Next is the positive correlation between understaning of customer needs and customer experience.
Finally the link is made between knowing the customers needs through data and using that data to support the channels appropriately.
The focus really turns to mobile and rightly so.
The correlation between age and positive experience seen
for branch and internet banking does not hold true in the
case of mobile banking. Because they are less familiar
with the full array of mobile functionality, customers of
all ages have a lower tendency of positive experience with
mobile. In addition, increasing age appears to have little
relation with more positive outcomes in mobile as in the
other channels. In North America, for example, 34% of
older customers have positive experiences with mobile,
compared to 41% of younger ones. As banks continue to
make investments in improving their mobile capabilities,
the overall number of customers with positive experiences
associated with the channel is expected to grow.
There is determined to be a direct correlation between Customer Experience and Product Channel fit.
The report assesses the digital maturity of banks based on their finding that:
The study found that a firm’s level of digital maturity
is strongly correlated to its profitability and efficiency.
Banks rank high with 35% in the upper right quadrant. Mind you that means 65% are not there.
Interestingly the challenge facing banks is quite similar to that facing FaceBook and Google. But banks have an important asset that those two do not … customer specific data.
The next frontier for mobility is to use the mobile
platform to enhance marketing and sales. Banks already
are using mobile messages to welcome customers and
inform them of new products.
Finally the report follows through to the logical conclusion
Becoming a Customer-Centric Bank by Leveraging Data
Banks have access to more customer data than ever before and this must be more effectively
utilized for relationship-building to succeed in the future.
- Banks today have tremendous amounts of customer data available to them, but are able to
successfully leverage only a small fraction of it for delivering actionable business insights.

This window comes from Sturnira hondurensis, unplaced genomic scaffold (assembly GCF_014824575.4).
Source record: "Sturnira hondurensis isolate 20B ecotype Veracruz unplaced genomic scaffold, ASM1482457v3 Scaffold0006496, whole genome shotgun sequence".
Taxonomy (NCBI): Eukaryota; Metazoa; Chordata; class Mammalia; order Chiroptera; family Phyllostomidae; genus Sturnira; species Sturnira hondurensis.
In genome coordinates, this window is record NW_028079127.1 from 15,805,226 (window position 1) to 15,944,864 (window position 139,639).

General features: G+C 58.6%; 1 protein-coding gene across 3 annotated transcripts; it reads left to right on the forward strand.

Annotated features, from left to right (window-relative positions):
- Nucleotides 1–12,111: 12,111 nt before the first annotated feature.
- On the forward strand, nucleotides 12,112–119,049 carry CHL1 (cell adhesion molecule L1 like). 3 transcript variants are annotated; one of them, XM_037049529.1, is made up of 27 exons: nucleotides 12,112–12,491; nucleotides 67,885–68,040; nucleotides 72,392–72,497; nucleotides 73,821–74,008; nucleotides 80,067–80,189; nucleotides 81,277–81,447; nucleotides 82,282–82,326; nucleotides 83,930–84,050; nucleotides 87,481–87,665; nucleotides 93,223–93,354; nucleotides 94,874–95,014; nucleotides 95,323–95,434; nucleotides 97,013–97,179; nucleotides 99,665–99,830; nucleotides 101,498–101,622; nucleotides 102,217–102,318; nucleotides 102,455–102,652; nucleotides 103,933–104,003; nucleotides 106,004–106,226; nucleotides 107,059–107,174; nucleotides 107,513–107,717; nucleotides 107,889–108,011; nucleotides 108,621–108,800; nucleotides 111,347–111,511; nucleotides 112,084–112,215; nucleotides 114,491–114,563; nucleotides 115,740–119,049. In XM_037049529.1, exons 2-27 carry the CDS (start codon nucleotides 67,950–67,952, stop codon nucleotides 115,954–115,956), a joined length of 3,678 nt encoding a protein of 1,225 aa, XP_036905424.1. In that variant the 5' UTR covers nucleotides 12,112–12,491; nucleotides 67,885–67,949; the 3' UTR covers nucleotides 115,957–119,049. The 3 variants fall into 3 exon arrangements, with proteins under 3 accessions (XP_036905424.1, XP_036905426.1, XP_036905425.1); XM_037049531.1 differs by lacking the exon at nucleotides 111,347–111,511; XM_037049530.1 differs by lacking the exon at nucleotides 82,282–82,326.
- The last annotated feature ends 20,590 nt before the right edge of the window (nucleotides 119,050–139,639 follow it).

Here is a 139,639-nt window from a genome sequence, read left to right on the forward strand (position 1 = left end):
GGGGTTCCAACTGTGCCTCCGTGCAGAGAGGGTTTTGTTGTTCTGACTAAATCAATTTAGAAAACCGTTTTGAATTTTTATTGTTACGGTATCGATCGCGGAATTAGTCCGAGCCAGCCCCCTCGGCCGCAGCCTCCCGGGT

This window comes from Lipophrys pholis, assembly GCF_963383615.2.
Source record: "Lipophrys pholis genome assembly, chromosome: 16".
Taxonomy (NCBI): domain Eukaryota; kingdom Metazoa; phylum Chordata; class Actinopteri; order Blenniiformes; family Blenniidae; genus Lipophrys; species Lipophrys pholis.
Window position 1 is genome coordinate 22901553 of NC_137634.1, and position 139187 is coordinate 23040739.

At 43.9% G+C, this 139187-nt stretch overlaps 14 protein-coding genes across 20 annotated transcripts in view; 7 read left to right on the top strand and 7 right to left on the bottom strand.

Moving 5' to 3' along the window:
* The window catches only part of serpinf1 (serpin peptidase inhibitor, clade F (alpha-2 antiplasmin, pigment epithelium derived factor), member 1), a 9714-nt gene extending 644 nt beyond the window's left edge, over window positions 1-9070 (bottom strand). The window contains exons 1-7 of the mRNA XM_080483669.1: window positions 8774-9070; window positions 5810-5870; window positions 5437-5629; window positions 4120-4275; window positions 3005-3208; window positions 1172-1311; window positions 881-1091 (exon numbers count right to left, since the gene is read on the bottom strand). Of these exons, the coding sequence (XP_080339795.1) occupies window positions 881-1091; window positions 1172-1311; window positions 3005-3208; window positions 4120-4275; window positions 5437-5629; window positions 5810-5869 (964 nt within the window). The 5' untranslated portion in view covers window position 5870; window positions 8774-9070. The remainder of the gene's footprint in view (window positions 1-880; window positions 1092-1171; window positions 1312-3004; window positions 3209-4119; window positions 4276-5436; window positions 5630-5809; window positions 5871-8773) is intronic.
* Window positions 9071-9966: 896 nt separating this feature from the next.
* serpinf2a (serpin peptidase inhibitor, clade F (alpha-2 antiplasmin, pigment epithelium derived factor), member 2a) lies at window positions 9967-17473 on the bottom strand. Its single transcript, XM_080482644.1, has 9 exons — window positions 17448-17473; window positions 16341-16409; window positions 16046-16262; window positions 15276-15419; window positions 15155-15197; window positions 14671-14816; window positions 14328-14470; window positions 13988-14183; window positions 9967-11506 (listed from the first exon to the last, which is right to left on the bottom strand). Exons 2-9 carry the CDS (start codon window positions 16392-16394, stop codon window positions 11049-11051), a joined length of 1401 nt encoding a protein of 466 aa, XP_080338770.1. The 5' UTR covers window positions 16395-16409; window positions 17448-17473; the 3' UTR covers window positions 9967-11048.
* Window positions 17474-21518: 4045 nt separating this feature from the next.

- Extraction and cleaning of data is as important as analyzing it to gain customer insights.
- Before technology investments are made, firms need to be more successful at defining business
objectives and aligning the necessary technology to support those goals.
The remainder of the report provides a useful discussion on the nature of data that Banks’ possess and makes the case for a more rigorous and scientific data driven strategy to support customer experience in the channels, and particularly mobile and online.
New CCPA report | Several Canadian banks drew government support (in 2009) whose value exceeded the bank’s actual value
I have written here at length about Canadian banks and how the world impression that they are industry leading in strength is at best coloured by superb behind the scenes co-operation between the banks, the government and the Bank of Canada. The biggest example I could write about was the 2008 freeze on interbank and inter institutions derivatives hastily forced on the banks in 2008.
Purdy Crawford/ Pan Canadian Investments: The Canadian government did presciently freeze $35 billion in derivatives back in 2007.
But if you flip through the Canadian Banks search on this blog there is a general theme that Canada’s banks are not materially better capitalised than other banks in the world. And now we have the ammunition many of us knew existed but had no evidence.
Todays bombshell from the Canadian Centre for Policy Alternatives, authored by chief Economist David McDonald, provides clear evidence of the extent of Government assistance to the Canadian banks during the crisis. The amount of that assistance is $114bn. This is several times total Canadian Bank equity.
The report begins;
The official story of the 2008 financial crisis goes like this: American and international banks got caught placing bad bets on U.S. mortgages and had to be bailed out. But not in Canada. Through the financial crisis, Canadian banks were touted by the federal government and the banks themselves as being much more stable than other countries’ big banks. Canadian banks, we were assured, needed no such bailout.
However, in contrast to the official story Canada’s banks received $114 billion in cash and loan support between September 2008 and August 2010. They were double-dipping in not only two but three separate support programs, one of them American. They continued receiving this support for a protracted period while at the same time reaping considerable profits and providing raises to their cE Os, who were already among Canada’s highest paid. In fact, several banks drew government support whose value exceeded the bank’s actual value. Canadian banks were in hot water during the crisis and the Canadian government has remained resolutely secretive about the details.
Now some details;
CCPA Report (pdf)
The first point of interest in the report is the extent of support as a percentage of the banks’ market capitalisation. This one should be read in the context of the high leverage that banks enjoy courtesy of government support through deposit insurance and liquidity advances from the Bank of Canada on a day to day basis.
In the reports own words;
Three of Canada’s banks—ciBc, BMO, and Scotiabank—were at some point completely under water, with government support exceeding the value of the company. In March 2009, ciBc stood out for receiving support worth almost one and a half times the value of all outstanding shares. It would